AUTHOR: James Boyce, Professor of New Testament and Greek

Caring community. Those who are hearers and doers exhibit a wholeness and integrity of faith and action that is shown in solidarity with the poor and needy and in the building up of community. Such community is established and shaped through patterns of the Christian life illustrated in, for example, the control of speech for the common good (3:1-12), the avoidance of conflicts and disputes through humble refusal to judge one another (4:1-12), and the sustaining power of intercessory prayer (5:12-20).

Faith and works. The key theme of the "law of liberty" as "love of the neighbor" is further developed in the dialogue about "faith and works" in 2:14-26. The unity of hearing and doing has its counterpart in the assertion that a faith that is not active in works of mercy on behalf of the community is dead.

God. James is intensely theological, in that "God" is the second word in the letter in the original Greek, and God is at the center of its language and perspective (almost twenty-five references in the 108 verses). The one living God, unchanging in purpose, answers generously the prayer for wisdom (1:5), is the giver of every perfect gift (1:17), and is the author of the implanted word of truth that holds the saving power to make people hearers and doers (1:21-25; 2:8). God causes the Spirit to dwell in us and gives grace that the wisdom from above show fruits in righteousness, mercy, and peace (3:17; 4:5-6).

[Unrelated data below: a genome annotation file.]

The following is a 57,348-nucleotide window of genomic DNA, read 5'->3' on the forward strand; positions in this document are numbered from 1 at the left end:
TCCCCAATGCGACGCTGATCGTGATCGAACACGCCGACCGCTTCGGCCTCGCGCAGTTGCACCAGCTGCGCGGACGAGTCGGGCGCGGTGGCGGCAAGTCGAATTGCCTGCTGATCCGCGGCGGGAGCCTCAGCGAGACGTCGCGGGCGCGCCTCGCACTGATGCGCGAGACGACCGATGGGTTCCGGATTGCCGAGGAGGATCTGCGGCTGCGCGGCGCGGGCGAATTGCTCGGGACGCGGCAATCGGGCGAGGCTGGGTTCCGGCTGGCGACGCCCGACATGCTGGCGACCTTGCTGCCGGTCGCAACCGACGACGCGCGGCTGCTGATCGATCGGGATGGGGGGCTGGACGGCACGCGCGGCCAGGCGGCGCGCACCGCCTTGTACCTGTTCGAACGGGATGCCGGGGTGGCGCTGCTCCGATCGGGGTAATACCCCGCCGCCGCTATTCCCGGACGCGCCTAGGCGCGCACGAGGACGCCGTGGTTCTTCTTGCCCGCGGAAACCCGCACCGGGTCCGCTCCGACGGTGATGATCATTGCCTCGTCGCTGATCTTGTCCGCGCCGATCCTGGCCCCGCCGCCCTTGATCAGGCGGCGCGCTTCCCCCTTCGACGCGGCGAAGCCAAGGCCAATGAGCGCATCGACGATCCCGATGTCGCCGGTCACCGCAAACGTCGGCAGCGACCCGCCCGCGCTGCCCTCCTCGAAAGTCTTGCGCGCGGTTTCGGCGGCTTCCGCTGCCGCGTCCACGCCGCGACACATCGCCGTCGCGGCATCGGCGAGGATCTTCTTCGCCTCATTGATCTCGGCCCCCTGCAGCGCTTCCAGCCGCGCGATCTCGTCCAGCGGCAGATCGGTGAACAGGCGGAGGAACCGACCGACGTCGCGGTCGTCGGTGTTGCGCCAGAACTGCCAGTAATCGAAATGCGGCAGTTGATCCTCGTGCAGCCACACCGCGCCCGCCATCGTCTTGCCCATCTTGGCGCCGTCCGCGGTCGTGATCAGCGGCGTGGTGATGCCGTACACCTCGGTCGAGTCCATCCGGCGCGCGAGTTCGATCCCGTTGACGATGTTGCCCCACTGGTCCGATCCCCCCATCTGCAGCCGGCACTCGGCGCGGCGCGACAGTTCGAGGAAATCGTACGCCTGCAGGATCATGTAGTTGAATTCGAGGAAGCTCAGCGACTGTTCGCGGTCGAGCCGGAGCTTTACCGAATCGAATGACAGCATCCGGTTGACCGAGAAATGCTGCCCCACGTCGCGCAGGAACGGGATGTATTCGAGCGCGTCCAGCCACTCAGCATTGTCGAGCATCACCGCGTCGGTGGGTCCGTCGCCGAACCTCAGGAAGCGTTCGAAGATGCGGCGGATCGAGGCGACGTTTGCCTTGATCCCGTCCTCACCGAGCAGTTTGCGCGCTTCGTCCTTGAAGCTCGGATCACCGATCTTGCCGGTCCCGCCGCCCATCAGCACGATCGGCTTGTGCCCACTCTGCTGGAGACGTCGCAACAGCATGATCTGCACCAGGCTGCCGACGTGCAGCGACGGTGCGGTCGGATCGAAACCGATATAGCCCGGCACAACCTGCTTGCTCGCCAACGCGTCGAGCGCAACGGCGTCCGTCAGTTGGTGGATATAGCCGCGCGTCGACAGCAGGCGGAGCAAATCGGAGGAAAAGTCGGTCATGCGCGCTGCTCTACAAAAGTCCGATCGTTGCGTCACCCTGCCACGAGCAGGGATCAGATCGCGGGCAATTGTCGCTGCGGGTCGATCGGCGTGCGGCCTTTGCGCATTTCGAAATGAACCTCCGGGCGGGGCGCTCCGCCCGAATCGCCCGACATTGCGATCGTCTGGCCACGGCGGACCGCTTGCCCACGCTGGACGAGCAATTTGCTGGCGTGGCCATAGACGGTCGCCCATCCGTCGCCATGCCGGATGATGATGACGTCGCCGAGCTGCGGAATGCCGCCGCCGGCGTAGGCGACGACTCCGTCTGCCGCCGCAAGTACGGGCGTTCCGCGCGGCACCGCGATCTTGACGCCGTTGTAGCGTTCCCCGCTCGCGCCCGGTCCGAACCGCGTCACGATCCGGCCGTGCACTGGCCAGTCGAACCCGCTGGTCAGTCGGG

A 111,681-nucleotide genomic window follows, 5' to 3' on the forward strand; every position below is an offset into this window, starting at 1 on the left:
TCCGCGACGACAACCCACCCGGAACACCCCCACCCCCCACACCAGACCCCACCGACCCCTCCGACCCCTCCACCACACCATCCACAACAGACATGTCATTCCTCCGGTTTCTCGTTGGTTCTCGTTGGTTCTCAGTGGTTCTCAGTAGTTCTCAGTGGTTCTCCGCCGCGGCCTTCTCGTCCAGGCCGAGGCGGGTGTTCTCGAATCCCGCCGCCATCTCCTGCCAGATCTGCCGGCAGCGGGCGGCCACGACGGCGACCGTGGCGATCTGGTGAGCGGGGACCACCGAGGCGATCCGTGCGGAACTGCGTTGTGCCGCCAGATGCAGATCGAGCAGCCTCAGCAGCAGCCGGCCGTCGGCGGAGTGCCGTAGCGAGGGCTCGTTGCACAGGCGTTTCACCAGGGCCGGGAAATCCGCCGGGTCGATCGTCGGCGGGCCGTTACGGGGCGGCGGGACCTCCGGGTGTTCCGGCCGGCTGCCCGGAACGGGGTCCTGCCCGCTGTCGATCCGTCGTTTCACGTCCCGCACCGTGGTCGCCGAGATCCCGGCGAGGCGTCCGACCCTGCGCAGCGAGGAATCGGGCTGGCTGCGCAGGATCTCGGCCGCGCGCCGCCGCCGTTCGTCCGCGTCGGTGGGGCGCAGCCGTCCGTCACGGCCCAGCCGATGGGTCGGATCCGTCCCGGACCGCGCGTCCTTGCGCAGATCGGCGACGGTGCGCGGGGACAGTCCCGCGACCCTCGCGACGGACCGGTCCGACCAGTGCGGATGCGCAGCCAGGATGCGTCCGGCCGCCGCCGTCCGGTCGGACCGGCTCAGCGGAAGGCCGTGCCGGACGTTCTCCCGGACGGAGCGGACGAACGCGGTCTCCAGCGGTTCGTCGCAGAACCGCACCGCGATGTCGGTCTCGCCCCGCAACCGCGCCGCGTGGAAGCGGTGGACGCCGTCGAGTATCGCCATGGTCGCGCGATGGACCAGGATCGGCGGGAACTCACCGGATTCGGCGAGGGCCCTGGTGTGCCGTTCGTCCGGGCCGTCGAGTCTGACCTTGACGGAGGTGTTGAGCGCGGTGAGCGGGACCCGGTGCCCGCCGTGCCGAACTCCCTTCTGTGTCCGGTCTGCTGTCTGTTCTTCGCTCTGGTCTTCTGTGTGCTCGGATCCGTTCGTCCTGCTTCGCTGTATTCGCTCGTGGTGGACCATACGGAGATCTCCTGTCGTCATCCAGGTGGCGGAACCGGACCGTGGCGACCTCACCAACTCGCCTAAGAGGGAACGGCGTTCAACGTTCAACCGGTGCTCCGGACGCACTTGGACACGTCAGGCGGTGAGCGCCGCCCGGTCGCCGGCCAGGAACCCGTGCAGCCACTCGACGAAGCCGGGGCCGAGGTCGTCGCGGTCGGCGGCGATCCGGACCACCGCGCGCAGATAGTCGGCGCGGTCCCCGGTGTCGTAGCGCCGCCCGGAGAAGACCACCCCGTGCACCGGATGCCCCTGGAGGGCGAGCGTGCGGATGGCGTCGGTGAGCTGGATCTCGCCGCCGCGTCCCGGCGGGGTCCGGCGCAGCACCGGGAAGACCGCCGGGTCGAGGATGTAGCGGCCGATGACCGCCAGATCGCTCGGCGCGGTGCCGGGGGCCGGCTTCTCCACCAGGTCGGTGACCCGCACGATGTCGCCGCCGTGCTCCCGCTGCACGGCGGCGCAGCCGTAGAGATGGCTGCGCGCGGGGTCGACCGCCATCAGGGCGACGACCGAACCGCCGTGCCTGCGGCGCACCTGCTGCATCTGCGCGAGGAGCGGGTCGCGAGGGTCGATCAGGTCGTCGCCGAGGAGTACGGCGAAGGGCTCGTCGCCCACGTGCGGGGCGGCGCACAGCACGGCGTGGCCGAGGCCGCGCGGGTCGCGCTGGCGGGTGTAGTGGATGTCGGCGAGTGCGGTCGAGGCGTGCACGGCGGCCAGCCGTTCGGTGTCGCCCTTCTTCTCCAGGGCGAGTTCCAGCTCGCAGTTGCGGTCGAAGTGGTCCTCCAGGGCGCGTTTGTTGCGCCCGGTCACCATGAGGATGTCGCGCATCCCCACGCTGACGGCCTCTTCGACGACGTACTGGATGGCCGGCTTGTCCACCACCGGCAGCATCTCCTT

Hearing and doing. In a number of places James seems to rely on traditions of Jesus' teaching, although without explicit reference. One of those key themes is in the exhortation to be not only hearers of the word but also doers (1:22-25). Those who are hearers only and not doers are like those who look at themselves in a mirror and then forget who they are as people constituted and empowered by God's implanted word (1:21).

Implanted word. Wisdom as the gift of God is described as an implanted word of truth that gives birth to God's people as the "first fruits of creation." Such creatures are not only "hearers of the word" but "doers," whose actions of mercy and justice are blessed as they fulfill the call of God to love the neighbor as the self.

The law of liberty. In several places, again apparently relying on Jesus' teaching tradition, James speaks in terms of the law as "perfect law," a "law of liberty," or the "royal law" of Scripture (1:25, 2:8, 12). Similar to Jesus' teaching in the Gospels, this law is specifically identified with the summary command to "love your neighbor as yourself" (2:8). Such a law supports the letter's exhortation to a unity of hearing and doing that is demonstrated in the "pure religion" of caring for the poor and needy (1:27; 2:12-13).